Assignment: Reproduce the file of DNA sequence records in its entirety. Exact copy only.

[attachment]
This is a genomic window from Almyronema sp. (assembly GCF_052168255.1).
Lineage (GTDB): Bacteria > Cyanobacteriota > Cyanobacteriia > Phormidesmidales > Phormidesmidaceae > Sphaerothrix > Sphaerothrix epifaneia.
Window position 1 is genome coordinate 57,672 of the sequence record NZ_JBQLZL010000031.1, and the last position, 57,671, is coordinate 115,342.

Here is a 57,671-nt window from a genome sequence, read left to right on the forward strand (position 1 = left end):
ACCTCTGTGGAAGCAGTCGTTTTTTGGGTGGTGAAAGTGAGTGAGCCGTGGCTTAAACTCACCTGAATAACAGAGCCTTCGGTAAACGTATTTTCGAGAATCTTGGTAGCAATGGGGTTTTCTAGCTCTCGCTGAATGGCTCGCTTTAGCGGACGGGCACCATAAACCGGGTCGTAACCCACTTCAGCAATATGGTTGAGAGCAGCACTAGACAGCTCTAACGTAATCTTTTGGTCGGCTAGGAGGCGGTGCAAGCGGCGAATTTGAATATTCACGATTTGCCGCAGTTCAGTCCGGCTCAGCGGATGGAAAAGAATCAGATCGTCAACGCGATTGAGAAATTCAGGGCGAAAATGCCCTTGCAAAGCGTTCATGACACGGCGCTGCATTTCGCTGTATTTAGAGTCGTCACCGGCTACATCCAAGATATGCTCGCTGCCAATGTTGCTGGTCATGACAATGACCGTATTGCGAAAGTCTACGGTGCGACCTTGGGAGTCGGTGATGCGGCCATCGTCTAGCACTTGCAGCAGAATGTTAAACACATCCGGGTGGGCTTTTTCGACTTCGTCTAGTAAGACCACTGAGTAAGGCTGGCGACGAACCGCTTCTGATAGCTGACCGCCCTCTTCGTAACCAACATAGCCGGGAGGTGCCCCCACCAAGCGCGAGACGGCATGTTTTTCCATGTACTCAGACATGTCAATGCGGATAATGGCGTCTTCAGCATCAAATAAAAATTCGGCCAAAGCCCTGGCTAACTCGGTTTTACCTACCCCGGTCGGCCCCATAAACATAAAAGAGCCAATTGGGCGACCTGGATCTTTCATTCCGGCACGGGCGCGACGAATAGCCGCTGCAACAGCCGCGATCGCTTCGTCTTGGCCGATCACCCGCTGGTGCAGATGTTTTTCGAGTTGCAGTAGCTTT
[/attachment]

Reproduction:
This is a genomic window from Almyronema sp. (assembly GCF_052168255.1).
Lineage (GTDB): Bacteria > Cyanobacteriota > Cyanobacteriia > Phormidesmidales > Phormidesmidaceae > Sphaerothrix > Sphaerothrix epifaneia.
Window position 1 is genome coordinate 57,672 of the sequence record NZ_JBQLZL010000031.1, and the last position, 57,671, is coordinate 115,342.

Here is a 57,671-nt window from a genome sequence, read left to right on the forward strand (position 1 = left end):
ACCTCTGTGGAAGCAGTCGTTTTTTGGGTGGTGAAAGTGAGTGAGCCGTGGCTTAAACTCACCTGAATAACAGAGCCTTCGGTAAACGTATTTTCGAGAATCTTGGTAGCAATGGGGTTTTCTAGCTCTCGCTGAATGGCTCGCTTTAGCGGACGGGCACCATAAACCGGGTCGTAACCCACTTCAGCAATATGGTTGAGAGCAGCACTAGACAGCTCTAACGTAATCTTTTGGTCGGCTAGGAGGCGGTGCAAGCGGCGAATTTGAATATTCACGATTTGCCGCAGTTCAGTCCGGCTCAGCGGATGGAAAAGAATCAGATCGTCAACGCGATTGAGAAATTCAGGGCGAAAATGCCCTTGCAAAGCGTTCATGACACGGCGCTGCATTTCGCTGTATTTAGAGTCGTCACCGGCTACATCCAAGATATGCTCGCTGCCAATGTTGCTGGTCATGACAATGACCGTATTGCGAAAGTCTACGGTGCGACCTTGGGAGTCGGTGATGCGGCCATCGTCTAGCACTTGCAGCAGAATGTTAAACACATCCGGGTGGGCTTTTTCGACTTCGTCTAGTAAGACCACTGAGTAAGGCTGGCGACGAACCGCTTCTGATAGCTGACCGCCCTCTTCGTAACCAACATAGCCGGGAGGTGCCCCCACCAAGCGCGAGACGGCATGTTTTTCCATGTACTCAGACATGTCAATGCGGATAATGGCGTCTTCAGCATCAAATAAAAATTCGGCCAAAGCCCTGGCTAACTCGGTTTTACCTACCCCGGTCGGCCCCATAAACATAAAAGAGCCAATTGGGCGACCTGGATCTTTCATTCCGGCACGGGCGCGACGAATAGCCGCTGCAACAGCCGCGATCGCTTCGTCTTGGCCGATCACCCGCTGGTGCAGATGTTTTTCGAGTTGCAGTAGCTTT